The Bolshevik press published documents of the leading bodies of the Party, local organizations, general Party and regional congresses, conferences, and meetings, as well as notices, announcements, resolutions, and minutes (for example, The Second Regular Congress of the Russian Social Democratic Labor Party: Full Text of Minutes, Central Committee, Geneva, 1903; The First Conference of the Transbaikal Area, Chita, 1906). The Bolshevik press also published general Party reports (for example, The Report of the Delegation of the Russian Social Democratic Labor Party to the Amsterdam International Socialist Congress, Geneva, RSDLP, 1904), reports of individual organizations abroad and in Russia (for example, The Report on the Activities of the Ekaterinoslav Committee of the RSDLP for September 1904, Ekaterinoslav Committee of the RSDLP, 1904), monetary reports, reports on propaganda and agitation, and so forth.
Central and local Party organs published the Program and Rules of the RSDLP several times. The Bolshevik press issued educational programs for workers in Marxist circles and materials on mass organizations of working people, such as the statutes of trade unions, documents of their congresses and meetings, and materials on peasants’ organizations. Documents of political trials were issued (for example, The Indictment in the Zlatoust Case, Geneva, Iskra printing house, 1903). Secret documents of various bodies of state power that fell into the Social Democrats’ hands were made public.
The range of authors of sociopolitical literature published by the Bolsheviks was wide. A large part of Lenin’s works was issued in the pre-October Revolution period. Translations of the works of a number of Western European Marxists were published: A. Bebel, J. Longuet, W. Liebknecht, R. Luxemburg, K. Kautsky, F. Mehring, C. Zetkin, and others. Also published were works by the Social Democrats of Russia, including P. B. Aksel’rod andG. V. Plekhanov, and works by members of the Bolshevik Party, including I. V. Babushkin, N. E. Bauman, A. N. Vinokurov, V. V. Vorovskii, F. E. Dzerzhinskii, L. B. Krasin, N. K. Krupskaia, V. K. Kurnatovskii, A. V. Lunacharskii, M. N. Liadov, la. M. Sverdlov, J. V. Stalin, M. V. Frunze, and S. G. Shaumian. Unfortunately, the authorship of a number of works to this day has not been established, since this literature (especially leaflets) came out primarily on an anonymous basis or under pseudonyms.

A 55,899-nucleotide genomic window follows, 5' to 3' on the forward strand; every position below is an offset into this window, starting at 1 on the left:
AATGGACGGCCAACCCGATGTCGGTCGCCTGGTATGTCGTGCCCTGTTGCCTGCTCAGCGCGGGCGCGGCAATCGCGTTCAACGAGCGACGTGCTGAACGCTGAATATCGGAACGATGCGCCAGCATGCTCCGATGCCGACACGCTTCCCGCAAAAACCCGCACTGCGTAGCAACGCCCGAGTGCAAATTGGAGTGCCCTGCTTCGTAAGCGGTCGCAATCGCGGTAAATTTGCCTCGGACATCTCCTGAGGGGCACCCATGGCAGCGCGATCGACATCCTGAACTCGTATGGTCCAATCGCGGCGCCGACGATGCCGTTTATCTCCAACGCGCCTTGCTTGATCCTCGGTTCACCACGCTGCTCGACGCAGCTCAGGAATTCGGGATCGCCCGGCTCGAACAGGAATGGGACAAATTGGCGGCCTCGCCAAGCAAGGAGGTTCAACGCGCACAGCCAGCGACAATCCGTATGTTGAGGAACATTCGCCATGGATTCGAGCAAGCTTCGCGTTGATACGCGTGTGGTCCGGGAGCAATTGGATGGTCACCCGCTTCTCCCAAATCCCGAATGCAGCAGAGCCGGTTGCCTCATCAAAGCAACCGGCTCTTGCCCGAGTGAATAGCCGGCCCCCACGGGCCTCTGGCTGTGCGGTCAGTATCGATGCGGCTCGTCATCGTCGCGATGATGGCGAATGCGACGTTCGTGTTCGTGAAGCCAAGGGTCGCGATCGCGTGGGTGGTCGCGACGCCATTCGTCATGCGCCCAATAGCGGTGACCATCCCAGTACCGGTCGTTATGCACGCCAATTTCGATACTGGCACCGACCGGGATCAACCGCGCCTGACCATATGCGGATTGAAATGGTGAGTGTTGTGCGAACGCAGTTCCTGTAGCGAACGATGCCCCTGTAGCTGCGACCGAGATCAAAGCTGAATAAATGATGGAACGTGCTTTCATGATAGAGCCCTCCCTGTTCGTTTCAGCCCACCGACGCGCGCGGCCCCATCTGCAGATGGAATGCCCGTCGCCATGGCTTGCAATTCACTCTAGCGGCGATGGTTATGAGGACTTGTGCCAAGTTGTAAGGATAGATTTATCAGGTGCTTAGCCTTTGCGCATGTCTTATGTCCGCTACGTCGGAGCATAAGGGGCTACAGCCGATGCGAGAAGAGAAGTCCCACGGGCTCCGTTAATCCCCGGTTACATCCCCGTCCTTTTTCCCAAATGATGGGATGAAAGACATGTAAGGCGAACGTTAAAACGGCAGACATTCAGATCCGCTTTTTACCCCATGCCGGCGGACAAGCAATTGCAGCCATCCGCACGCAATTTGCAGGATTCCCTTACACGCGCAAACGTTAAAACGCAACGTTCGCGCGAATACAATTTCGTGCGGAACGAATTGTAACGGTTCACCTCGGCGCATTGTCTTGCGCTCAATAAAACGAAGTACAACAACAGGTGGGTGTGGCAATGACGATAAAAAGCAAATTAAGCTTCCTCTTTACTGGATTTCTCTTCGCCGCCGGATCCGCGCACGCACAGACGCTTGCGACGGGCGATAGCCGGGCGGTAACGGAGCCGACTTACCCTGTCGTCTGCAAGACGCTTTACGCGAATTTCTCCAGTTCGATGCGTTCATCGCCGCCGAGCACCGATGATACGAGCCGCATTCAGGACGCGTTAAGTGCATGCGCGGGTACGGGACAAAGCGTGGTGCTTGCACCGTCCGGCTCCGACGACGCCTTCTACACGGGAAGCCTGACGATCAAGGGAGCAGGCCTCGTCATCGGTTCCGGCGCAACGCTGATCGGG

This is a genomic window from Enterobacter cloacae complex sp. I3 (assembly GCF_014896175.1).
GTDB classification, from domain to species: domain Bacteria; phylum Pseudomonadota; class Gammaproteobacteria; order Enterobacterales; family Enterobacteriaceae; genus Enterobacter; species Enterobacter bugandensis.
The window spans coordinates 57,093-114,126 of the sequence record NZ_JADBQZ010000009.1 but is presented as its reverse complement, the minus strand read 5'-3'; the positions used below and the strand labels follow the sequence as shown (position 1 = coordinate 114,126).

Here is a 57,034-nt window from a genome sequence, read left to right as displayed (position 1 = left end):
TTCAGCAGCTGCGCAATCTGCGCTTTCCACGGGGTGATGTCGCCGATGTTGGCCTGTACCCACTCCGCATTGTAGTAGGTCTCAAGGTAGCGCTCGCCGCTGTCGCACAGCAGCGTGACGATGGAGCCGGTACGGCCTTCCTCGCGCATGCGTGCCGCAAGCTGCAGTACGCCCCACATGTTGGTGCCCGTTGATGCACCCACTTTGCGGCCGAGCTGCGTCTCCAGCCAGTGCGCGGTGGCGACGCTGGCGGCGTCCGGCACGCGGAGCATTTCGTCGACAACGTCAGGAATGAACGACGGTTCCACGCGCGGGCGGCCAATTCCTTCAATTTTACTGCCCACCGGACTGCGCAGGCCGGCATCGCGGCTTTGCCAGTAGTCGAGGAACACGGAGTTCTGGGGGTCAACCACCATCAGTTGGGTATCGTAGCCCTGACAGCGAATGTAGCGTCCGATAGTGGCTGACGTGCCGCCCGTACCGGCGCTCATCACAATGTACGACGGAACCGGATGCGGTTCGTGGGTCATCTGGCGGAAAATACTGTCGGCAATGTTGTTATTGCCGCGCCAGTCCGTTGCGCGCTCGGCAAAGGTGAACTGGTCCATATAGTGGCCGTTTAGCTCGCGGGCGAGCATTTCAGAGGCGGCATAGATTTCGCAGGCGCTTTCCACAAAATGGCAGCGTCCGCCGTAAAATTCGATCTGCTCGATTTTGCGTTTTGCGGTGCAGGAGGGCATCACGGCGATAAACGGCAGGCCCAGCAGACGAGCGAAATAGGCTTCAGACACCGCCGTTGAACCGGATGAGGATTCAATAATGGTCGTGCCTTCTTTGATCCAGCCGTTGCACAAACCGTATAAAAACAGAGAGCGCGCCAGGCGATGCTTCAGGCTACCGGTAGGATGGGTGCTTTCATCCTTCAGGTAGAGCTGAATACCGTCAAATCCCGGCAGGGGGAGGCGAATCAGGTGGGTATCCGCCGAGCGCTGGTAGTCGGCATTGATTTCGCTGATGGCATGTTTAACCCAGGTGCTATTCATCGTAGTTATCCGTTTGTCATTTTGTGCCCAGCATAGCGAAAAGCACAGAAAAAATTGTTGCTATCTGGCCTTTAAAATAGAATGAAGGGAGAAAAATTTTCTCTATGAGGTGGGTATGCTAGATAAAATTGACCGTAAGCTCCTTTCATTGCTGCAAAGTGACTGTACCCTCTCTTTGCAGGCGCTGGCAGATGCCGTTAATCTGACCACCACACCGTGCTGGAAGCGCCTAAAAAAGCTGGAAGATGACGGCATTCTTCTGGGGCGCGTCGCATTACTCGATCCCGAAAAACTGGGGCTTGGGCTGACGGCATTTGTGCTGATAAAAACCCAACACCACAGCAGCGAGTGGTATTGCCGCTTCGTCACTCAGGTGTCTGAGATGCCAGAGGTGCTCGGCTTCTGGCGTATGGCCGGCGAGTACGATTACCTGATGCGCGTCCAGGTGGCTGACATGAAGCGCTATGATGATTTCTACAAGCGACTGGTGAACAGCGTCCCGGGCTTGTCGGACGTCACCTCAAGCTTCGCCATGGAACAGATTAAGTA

Bolshevik organizations also systematically published fiction with accusatory and revolutionary content; such as novellas, stories, essays, plays, satirical tales, and revolutionary poems. A number of works by L. N. Tolstoy, M. E. Saltykov-Shchedrin, M. Gorky, V. V. Veresaev, L. N. Andreev, V. G. Korolenko.G. Hauptmann, W. K. Küchel-becker, and others were printed. Folk songs and revolutionary songs were issued in pamphlets and leaflets (for example, Four Marseillaises, RSDLP, Barnaul group, 1905; Songs of Labor, Rybinsk group publisher and printing house, 1905; and Songs of Revolution, Moscow committee publisher and printing house, 1905). The Bolshevik press also published portraits of prominent individual figures in the Western revolutionary and social democratic movement and of some Russian revolutionaries (Marx, G. V. Plekhanov, A. I. Herzen, P. P. Shmidt, and others), as well as political cartoons.